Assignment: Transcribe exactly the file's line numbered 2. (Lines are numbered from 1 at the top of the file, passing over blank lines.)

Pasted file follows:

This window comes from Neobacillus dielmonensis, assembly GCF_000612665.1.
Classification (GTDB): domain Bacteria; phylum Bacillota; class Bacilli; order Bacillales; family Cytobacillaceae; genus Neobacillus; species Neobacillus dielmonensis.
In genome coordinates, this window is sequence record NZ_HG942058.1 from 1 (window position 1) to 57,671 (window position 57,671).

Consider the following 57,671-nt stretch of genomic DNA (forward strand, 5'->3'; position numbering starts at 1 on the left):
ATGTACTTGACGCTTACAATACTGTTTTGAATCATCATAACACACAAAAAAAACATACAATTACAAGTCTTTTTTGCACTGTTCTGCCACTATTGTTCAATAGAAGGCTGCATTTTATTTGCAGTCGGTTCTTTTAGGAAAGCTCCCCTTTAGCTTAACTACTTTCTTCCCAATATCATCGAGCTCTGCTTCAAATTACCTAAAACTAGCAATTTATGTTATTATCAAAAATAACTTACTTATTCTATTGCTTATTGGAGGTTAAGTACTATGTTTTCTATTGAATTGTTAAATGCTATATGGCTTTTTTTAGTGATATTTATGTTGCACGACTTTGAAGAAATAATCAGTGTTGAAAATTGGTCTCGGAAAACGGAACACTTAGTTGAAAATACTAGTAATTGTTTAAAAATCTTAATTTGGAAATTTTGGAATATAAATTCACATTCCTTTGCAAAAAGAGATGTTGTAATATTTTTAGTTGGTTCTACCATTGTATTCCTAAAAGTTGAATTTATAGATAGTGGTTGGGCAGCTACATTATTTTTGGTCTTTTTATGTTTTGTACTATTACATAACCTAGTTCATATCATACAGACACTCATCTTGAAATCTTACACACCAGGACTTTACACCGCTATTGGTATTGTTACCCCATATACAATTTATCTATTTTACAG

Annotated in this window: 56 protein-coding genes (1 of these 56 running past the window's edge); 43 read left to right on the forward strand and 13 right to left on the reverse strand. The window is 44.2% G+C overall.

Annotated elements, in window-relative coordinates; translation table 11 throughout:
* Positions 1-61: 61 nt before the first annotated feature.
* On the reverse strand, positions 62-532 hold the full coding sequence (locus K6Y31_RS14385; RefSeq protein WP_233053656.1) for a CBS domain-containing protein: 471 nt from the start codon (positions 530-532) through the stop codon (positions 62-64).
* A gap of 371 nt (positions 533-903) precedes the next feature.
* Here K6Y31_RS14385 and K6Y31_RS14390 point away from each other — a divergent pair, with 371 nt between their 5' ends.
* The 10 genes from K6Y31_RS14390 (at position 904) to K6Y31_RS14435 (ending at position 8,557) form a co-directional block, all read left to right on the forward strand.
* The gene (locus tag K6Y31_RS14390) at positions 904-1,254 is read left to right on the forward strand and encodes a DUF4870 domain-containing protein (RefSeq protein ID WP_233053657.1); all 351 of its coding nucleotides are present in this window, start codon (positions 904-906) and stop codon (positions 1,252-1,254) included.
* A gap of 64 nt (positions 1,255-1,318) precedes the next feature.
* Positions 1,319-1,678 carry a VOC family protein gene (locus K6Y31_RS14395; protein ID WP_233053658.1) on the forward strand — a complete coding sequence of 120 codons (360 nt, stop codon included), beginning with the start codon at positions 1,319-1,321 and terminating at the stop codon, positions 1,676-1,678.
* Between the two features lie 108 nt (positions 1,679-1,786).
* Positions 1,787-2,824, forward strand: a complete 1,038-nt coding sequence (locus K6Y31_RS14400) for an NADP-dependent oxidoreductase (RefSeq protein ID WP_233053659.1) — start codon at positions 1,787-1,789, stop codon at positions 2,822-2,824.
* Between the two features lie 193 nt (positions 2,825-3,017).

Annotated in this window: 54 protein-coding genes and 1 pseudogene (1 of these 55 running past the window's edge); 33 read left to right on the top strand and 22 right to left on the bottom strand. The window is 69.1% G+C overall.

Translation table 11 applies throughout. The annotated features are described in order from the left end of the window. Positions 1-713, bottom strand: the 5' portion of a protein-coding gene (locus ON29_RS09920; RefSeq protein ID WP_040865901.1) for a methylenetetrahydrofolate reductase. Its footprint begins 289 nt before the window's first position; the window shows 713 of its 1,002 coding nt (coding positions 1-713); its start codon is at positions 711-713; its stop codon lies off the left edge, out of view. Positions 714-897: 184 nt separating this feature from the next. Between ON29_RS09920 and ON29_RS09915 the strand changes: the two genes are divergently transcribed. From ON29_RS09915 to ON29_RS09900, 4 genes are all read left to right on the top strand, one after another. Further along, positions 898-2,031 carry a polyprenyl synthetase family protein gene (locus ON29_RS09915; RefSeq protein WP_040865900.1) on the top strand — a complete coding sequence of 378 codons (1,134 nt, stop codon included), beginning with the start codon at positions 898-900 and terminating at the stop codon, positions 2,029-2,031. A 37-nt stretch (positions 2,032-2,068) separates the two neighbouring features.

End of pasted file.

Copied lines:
Classification (GTDB): domain Bacteria; phylum Bacillota; class Bacilli; order Bacillales; family Cytobacillaceae; genus Neobacillus; species Neobacillus dielmonensis.